In this state, civilian fire fatalities up an astounding 40 percent over last year

Blog Post created by freddurso Employee on Jun 18, 2018

How bad has the fire problem been in Virginia this year? Consider this: since the start of 2018, about one resident has died every four days from fire. State data points to a 40 percent increase in civilian fire fatalities when comparing 2018 first-quarter fire data with last year's. 


"We need to be mindful of the fire risks in our homes," Chief Michael Reilly, executive director of the Virginia Department of Fire Programs told The Roanoke Star.  Virginia's leading cause of fire fatalities this year is careless smoking and improperly discarded smoking materials. The median age of the victims is 70 years old, a reality that coincides with NFPA data proving that 30 percent of fatal home fire victims were at least 65 years of age.


While Virginia State Fire Marshal Brian McGraw stressed the necessity of smoke alarms and fire escape planning, he also made a pitch for home fire sprinklers, specifically to protect his state's aging population. "Our data indicates that older adults are more likely to die in a fire because they lack the ability to exit quickly," he told the publication. "However, residential sprinklers contain or extinguish fires while they are still small and reduce the risk of dying in a home fire by nearly 80 percent."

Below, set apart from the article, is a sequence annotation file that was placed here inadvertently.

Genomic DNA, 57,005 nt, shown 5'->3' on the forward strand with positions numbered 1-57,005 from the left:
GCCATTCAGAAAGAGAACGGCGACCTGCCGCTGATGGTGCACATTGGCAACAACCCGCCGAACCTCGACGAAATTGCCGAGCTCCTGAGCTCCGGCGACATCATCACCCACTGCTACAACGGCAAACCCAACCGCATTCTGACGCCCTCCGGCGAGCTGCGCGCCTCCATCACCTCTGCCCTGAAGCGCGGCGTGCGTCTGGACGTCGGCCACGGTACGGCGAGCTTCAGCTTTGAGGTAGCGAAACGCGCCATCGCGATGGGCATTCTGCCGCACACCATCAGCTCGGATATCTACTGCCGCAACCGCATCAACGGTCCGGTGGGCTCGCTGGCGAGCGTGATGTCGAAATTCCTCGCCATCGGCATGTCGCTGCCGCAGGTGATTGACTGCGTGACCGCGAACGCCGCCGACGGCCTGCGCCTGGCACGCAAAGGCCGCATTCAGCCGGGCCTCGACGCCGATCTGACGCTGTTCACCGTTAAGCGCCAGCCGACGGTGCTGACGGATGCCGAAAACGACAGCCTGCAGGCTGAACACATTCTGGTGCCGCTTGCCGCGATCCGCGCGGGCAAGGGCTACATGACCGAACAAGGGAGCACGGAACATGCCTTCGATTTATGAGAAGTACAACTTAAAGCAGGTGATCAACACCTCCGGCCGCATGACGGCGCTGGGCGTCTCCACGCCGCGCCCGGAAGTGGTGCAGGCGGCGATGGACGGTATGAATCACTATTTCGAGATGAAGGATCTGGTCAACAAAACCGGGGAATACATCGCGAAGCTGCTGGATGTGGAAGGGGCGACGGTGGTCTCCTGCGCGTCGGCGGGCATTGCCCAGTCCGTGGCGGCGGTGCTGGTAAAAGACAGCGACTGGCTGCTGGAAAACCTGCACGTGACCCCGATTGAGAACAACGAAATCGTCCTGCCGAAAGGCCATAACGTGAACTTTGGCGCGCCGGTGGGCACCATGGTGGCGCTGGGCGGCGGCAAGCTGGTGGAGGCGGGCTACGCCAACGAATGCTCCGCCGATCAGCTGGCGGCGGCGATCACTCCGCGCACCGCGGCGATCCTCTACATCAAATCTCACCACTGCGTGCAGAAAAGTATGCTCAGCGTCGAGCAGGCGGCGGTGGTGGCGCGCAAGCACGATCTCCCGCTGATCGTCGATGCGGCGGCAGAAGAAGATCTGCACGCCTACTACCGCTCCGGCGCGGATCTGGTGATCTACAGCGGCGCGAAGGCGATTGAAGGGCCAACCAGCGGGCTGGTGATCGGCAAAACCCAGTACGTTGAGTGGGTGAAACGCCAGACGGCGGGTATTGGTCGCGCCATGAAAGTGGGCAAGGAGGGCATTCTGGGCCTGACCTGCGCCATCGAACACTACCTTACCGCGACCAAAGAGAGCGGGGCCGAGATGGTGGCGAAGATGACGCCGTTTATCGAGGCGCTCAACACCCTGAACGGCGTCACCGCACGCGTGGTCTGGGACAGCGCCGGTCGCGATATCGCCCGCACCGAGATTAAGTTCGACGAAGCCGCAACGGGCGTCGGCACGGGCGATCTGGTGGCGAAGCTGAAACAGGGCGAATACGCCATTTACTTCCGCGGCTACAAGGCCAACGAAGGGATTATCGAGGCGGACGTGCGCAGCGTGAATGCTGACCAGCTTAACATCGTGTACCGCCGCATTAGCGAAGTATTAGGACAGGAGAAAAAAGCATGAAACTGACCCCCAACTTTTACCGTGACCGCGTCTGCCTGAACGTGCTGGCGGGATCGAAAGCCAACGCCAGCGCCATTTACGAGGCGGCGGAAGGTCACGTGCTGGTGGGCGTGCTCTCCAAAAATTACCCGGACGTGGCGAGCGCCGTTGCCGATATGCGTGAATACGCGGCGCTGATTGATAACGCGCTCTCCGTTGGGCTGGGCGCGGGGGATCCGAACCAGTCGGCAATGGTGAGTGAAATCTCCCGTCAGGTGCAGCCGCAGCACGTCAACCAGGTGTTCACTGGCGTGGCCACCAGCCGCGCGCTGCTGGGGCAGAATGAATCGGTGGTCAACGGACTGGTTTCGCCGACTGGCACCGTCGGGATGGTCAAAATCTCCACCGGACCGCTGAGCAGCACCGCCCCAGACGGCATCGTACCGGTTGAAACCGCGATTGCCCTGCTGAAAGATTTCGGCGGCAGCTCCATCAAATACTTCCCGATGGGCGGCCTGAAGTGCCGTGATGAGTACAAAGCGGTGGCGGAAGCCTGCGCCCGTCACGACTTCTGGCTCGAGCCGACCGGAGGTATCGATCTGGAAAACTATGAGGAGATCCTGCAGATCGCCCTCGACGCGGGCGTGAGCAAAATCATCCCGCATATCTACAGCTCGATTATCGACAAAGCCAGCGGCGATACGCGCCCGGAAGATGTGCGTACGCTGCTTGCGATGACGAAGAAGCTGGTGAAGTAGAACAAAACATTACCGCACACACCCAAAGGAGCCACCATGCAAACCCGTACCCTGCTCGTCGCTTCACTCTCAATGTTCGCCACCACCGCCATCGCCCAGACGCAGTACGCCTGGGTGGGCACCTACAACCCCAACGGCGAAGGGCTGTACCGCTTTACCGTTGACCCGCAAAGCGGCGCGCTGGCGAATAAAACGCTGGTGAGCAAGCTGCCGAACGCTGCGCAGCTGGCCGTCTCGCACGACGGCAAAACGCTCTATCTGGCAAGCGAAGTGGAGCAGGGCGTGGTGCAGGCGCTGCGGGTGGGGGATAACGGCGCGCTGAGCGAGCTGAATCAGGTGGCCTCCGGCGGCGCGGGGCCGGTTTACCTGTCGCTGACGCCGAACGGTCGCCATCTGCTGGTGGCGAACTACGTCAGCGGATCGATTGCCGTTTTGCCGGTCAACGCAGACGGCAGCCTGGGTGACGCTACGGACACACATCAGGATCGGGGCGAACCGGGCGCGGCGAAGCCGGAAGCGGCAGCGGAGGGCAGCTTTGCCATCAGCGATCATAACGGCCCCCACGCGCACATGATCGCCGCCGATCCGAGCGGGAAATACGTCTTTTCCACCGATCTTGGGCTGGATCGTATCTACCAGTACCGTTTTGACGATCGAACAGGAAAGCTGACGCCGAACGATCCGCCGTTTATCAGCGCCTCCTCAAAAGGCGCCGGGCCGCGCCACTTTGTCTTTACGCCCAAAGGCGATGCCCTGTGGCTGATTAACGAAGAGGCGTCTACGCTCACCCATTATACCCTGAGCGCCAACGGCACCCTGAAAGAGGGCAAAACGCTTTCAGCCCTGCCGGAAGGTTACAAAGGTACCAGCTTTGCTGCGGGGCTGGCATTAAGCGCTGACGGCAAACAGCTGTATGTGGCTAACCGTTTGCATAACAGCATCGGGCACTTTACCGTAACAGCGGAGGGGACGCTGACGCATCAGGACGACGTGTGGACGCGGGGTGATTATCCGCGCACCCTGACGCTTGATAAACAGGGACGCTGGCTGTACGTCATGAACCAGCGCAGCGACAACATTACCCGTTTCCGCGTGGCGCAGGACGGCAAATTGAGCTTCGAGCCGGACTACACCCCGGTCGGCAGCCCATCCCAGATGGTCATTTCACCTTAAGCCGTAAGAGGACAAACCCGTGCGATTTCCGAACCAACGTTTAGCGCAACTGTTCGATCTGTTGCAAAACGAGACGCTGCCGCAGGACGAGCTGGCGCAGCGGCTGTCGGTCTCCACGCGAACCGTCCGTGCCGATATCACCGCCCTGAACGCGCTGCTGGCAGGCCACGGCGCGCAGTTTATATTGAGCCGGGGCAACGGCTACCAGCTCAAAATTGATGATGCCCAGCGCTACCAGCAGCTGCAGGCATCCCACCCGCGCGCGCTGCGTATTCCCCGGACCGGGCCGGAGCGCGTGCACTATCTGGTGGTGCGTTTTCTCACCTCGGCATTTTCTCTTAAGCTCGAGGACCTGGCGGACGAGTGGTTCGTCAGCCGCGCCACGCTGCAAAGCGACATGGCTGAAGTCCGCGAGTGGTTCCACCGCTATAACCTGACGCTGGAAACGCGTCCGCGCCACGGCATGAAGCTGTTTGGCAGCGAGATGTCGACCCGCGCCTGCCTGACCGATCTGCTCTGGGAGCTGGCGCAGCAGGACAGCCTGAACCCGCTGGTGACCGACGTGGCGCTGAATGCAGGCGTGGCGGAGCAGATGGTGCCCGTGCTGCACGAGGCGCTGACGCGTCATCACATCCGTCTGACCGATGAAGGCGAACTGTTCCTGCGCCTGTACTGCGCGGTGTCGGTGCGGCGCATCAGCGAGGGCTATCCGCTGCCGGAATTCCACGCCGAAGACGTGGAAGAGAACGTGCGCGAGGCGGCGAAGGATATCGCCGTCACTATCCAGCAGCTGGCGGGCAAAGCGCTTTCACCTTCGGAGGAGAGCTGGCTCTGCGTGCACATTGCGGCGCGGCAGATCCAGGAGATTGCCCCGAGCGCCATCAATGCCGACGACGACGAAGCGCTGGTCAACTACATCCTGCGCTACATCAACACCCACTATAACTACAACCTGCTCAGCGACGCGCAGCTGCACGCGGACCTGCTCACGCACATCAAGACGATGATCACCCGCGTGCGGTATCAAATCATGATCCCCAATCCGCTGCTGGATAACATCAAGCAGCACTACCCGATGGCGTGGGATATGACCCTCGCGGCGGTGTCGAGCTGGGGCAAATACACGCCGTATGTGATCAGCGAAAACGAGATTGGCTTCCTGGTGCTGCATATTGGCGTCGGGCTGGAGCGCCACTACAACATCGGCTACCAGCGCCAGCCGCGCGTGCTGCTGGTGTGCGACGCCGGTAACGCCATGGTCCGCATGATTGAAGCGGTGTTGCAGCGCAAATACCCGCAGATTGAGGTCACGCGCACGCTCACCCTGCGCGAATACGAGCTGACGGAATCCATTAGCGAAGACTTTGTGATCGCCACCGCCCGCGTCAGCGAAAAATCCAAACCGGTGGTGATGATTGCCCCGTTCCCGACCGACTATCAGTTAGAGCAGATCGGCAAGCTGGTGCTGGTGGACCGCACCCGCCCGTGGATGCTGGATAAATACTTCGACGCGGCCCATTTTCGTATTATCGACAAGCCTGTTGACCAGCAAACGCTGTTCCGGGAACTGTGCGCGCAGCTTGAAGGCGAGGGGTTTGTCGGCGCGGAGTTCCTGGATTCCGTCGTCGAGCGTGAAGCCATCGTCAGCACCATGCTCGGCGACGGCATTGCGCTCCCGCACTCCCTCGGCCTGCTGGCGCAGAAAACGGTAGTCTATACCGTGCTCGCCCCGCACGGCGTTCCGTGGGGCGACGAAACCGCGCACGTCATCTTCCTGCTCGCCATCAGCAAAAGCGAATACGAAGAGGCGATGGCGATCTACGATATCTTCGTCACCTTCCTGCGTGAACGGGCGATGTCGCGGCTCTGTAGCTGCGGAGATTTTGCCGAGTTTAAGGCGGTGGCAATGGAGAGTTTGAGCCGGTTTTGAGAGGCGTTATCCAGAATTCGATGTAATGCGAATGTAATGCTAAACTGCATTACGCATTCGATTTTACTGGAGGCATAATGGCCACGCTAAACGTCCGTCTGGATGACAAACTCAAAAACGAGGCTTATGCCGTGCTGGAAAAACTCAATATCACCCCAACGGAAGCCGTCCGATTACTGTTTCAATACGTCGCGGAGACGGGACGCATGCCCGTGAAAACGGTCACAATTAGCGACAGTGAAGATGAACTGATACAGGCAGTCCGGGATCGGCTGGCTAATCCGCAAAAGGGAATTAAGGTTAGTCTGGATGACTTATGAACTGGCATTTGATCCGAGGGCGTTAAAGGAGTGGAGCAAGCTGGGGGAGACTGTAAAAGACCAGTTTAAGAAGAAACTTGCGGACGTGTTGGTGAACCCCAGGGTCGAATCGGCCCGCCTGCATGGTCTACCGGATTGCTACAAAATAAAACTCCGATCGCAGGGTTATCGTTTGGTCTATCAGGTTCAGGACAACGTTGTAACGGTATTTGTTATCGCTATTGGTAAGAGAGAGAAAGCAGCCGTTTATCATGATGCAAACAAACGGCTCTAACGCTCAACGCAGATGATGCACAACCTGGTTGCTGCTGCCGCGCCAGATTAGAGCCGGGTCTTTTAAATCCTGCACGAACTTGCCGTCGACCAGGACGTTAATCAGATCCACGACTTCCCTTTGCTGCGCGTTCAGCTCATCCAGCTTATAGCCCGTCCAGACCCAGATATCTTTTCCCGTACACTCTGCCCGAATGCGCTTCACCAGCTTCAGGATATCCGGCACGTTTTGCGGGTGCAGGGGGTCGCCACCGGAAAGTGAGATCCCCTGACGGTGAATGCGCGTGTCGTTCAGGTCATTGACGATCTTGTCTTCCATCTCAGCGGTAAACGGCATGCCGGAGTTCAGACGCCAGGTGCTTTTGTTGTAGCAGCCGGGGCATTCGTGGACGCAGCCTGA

In May, Virginia joined more than 20 states promoting this technology during North America's first Home Fire Sprinkler Day. "By joining forces coast to coast [during this event], communities debunked persistent myths, helped consumers learn the facts before they build or buy a new home, and urged their local officials to support sprinkler codes," says Lorraine Carli, NFPA vice president of Outreach and Advocacy and president of the Home Fire Sprinkler Coalition. 


Before you can promote the solution to home fires, you must underscore the problem to your public and decision makers. Follow Virginia's lead; use local data to underscore your regional fire problem. (Visit UFSA's database of 2018 home fire fatalities in the news.)Then use our free advocacy resources to show your community how to combat it.